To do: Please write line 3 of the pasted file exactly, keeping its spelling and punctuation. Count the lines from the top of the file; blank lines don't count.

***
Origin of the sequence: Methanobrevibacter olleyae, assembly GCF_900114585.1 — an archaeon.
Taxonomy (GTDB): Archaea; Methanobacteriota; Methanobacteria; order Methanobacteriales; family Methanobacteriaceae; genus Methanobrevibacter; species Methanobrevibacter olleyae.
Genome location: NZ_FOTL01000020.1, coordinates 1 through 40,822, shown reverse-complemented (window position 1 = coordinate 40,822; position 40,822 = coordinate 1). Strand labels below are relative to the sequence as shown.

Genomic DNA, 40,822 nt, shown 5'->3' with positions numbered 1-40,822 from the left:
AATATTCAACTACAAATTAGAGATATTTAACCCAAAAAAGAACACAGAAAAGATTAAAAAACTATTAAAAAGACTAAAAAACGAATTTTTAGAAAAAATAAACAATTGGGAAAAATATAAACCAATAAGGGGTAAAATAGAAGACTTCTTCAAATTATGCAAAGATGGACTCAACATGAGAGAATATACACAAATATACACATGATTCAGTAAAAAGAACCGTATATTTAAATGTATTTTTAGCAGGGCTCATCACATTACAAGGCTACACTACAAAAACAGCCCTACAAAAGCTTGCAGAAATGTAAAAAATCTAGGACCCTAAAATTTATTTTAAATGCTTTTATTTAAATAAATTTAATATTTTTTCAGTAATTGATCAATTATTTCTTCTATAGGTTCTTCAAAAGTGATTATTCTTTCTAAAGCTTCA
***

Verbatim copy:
Genome location: NZ_FOTL01000020.1, coordinates 1 through 40,822, shown reverse-complemented (window position 1 = coordinate 40,822; position 40,822 = coordinate 1). Strand labels below are relative to the sequence as shown.